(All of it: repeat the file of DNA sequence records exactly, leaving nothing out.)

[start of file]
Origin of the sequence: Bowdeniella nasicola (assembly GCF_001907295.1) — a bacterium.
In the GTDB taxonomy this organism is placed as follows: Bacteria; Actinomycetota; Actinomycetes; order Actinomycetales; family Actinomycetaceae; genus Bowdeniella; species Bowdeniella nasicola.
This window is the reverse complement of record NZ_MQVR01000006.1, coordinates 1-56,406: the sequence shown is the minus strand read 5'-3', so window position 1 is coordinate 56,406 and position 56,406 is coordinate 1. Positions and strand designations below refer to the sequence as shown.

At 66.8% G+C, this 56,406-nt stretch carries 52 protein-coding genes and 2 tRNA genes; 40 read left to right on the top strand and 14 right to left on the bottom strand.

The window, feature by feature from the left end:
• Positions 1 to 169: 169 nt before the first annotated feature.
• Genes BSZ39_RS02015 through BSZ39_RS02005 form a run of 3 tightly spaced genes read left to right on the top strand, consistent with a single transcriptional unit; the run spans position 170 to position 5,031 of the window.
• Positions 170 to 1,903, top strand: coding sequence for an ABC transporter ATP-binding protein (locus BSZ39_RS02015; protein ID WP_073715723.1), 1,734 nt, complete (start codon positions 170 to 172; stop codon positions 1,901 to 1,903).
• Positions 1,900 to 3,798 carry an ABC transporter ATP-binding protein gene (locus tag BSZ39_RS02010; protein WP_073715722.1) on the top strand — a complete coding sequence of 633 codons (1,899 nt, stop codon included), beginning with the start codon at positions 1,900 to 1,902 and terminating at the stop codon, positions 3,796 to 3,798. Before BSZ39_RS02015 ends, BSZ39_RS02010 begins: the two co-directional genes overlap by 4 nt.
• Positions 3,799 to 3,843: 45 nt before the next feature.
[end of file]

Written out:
Origin of the sequence: Bowdeniella nasicola (assembly GCF_001907295.1) — a bacterium.
In the GTDB taxonomy this organism is placed as follows: Bacteria; Actinomycetota; Actinomycetes; order Actinomycetales; family Actinomycetaceae; genus Bowdeniella; species Bowdeniella nasicola.
This window is the reverse complement of record NZ_MQVR01000006.1, coordinates 1-56,406: the sequence shown is the minus strand read 5'-3', so window position 1 is coordinate 56,406 and position 56,406 is coordinate 1. Positions and strand designations below refer to the sequence as shown.

At 66.8% G+C, this 56,406-nt stretch carries 52 protein-coding genes and 2 tRNA genes; 40 read left to right on the top strand and 14 right to left on the bottom strand.

The window, feature by feature from the left end:
• Positions 1 to 169: 169 nt before the first annotated feature.
• Genes BSZ39_RS02015 through BSZ39_RS02005 form a run of 3 tightly spaced genes read left to right on the top strand, consistent with a single transcriptional unit; the run spans position 170 to position 5,031 of the window.
• Positions 170 to 1,903, top strand: coding sequence for an ABC transporter ATP-binding protein (locus BSZ39_RS02015; protein ID WP_073715723.1), 1,734 nt, complete (start codon positions 170 to 172; stop codon positions 1,901 to 1,903).
• Positions 1,900 to 3,798 carry an ABC transporter ATP-binding protein gene (locus tag BSZ39_RS02010; protein WP_073715722.1) on the top strand — a complete coding sequence of 633 codons (1,899 nt, stop codon included), beginning with the start codon at positions 1,900 to 1,902 and terminating at the stop codon, positions 3,796 to 3,798. Before BSZ39_RS02015 ends, BSZ39_RS02010 begins: the two co-directional genes overlap by 4 nt.
• Positions 3,799 to 3,843: 45 nt before the next feature.